Tomie: Complete Deluxe Edition HC
Publisher: VIZ Media
Release Date: December 27, 2016
Price: $34.99
Creator: Junji Ito
Format: 752 pgs., Black & White, Hardcover
ISBN: 978-1-4215-9056-1
Age Rating: Mature
ICv2 Rating: 4 Stars out of 5

The latest addition to VIZ Media's English-language library of horror master Junji Ito (Uzumaki, Gyo, Fragments of Horror), Tomie represents Ito's first foray into manga and a complete edition of comics that span nearly fifteen years of publication.

Already having a lengthy publication history of different "Ito-rations," including English editions by ComicsOne and Dark Horse, this latest Tomie collection brings together all three volumes back in print.  With a free Halloween ComicFest edition of Tomie chapter "Mansion," VIZ alerted Ito fans and comic retailers of this deluxe hardcover that includes all twenty chapters as well as an afterword by Ito discussing his debut manga.

Readers familiar with Uzumaki or Gyo, particularly the deluxe VIZ formats, may expect a similar cohesive ongoing narrative with Tomie, full of psychological horror and self-destructive obsessions.  This is not always the case.  Instead, audiences witness Ito's evolution and maturation as a visual storyteller as he hones his craft, negotiates and refines the page geography and relationship of characters and their environments, and develops the horrific, disturbing visuals fans are all too familiar with from stories such as "The Enigma of Amigara Fault."  While some of the chapters in Tomie are continuing stories following the same protagonists, the majority are Ito's experiments with the recycled, Tomie gimmick formula in different scenarios.  The early stories are definitely rougher as Ito finds his voice and constructs viable horror tales.  Some audiences may find Ito's tongue in cheek chapters a sharp departure from the unexpected terrors of Uzumaki, but gems such as "Mansion," "Revenge," and "Adopted Daughter" offer readers hints of Ito's genius that shine in his later works.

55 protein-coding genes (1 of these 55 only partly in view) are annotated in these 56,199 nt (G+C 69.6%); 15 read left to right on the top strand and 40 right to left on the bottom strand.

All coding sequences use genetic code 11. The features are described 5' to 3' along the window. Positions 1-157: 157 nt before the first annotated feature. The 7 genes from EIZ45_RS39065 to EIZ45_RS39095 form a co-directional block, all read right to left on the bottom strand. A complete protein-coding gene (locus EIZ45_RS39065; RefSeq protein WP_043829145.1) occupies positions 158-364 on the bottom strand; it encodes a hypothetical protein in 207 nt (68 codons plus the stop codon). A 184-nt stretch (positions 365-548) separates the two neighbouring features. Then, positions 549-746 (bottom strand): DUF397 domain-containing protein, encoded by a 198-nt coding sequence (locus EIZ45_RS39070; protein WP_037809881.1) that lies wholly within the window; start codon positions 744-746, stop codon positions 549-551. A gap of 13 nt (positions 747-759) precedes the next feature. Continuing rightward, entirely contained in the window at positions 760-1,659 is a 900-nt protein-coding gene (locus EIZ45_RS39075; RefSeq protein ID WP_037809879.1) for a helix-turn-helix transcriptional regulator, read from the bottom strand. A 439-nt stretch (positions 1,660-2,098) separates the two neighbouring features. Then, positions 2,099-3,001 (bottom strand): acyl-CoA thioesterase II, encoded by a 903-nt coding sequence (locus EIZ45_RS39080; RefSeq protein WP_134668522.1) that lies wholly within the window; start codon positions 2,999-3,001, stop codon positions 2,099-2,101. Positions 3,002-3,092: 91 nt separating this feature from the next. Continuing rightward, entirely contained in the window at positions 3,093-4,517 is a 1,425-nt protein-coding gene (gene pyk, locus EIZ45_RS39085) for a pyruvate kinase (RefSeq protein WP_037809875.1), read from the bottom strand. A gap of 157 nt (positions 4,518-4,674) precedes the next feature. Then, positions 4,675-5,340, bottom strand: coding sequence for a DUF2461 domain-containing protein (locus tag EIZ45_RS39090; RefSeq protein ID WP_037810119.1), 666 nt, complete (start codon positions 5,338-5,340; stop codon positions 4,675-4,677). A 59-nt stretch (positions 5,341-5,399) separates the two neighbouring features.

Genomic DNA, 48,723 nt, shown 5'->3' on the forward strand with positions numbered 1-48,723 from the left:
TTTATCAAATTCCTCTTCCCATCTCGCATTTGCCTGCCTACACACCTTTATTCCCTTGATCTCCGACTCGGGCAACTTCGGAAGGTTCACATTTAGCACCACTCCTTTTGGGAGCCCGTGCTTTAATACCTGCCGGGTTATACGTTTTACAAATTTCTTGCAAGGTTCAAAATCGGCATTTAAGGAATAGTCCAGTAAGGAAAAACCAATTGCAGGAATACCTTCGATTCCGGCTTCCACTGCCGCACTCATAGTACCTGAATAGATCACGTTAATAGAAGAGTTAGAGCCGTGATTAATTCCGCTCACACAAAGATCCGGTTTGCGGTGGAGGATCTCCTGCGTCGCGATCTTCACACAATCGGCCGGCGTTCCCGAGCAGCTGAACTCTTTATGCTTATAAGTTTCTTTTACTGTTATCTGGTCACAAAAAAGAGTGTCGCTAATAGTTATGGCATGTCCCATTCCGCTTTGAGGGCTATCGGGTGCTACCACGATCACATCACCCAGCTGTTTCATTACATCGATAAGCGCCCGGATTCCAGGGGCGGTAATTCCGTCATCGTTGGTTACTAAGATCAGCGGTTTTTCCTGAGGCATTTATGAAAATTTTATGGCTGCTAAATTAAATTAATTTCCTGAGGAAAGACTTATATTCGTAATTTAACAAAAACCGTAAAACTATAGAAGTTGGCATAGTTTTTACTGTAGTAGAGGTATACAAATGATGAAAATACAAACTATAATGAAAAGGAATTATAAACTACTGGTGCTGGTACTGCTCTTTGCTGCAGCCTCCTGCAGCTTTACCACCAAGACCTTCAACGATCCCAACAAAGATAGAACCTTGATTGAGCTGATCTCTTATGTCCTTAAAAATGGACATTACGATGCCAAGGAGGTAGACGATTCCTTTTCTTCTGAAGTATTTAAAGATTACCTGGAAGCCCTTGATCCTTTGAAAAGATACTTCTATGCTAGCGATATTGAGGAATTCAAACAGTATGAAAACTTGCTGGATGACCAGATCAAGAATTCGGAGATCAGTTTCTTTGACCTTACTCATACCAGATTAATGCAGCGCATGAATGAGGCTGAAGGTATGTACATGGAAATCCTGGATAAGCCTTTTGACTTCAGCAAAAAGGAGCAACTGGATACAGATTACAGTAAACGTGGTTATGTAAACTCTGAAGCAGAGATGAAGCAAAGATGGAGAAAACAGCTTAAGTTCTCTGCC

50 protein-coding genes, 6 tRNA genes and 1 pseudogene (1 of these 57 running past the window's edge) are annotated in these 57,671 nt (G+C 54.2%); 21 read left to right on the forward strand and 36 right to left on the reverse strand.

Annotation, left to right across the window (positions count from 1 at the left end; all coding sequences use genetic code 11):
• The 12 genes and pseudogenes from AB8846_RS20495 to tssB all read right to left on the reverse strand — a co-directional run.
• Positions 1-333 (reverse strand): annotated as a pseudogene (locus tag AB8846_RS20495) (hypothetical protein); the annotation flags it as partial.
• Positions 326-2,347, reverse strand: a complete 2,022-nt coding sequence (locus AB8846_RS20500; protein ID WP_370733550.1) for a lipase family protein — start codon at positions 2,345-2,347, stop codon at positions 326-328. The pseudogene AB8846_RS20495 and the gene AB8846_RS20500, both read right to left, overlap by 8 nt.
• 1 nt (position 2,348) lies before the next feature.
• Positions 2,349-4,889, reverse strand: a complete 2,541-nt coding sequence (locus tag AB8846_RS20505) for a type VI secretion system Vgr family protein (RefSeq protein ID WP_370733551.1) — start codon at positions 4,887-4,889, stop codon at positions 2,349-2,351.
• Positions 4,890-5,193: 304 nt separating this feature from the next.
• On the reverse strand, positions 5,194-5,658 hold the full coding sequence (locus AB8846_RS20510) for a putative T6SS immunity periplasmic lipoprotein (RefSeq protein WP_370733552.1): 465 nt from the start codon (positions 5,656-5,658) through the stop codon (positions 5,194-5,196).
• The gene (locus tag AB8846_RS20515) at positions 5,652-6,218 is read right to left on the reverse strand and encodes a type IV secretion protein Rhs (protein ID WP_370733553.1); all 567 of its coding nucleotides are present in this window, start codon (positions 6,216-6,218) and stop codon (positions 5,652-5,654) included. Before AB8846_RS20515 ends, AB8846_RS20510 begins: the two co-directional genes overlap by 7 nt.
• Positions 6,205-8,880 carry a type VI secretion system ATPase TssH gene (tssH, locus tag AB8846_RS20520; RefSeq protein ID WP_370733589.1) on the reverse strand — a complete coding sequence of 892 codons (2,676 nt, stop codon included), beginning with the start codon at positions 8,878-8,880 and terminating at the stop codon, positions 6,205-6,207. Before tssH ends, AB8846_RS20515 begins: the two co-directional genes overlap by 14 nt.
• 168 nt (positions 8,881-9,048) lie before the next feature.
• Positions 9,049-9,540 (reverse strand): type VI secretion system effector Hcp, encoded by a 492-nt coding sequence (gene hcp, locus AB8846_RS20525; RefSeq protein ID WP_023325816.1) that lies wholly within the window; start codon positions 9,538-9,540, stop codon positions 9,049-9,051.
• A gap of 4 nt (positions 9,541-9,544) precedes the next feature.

Although VIZ has found a strong retailer presence on bookstore shelve, Ito's brilliance should not be overlooked by comic stores wanting to expand their manga offerings or librarians building a solid manga collection.  In fact, where comic retailers would be wise to coordinate Tomie's publication with other popular horror comics such as Harrow County, Wytches, and a host of creator-owned offerings from Image Comics and Dark Horse Comics, librarians can develop thematic displays of the horror genre with Ito as their centerpiece.

While Tomie may not be the best starting point for new Ito readers, its inspiration for eight horror films and a television series in Japan, its reception of the Umezu Award in 1987, and its role as a launchpad for Ito's career cannot and should not be ignored.

--Nathan Wilson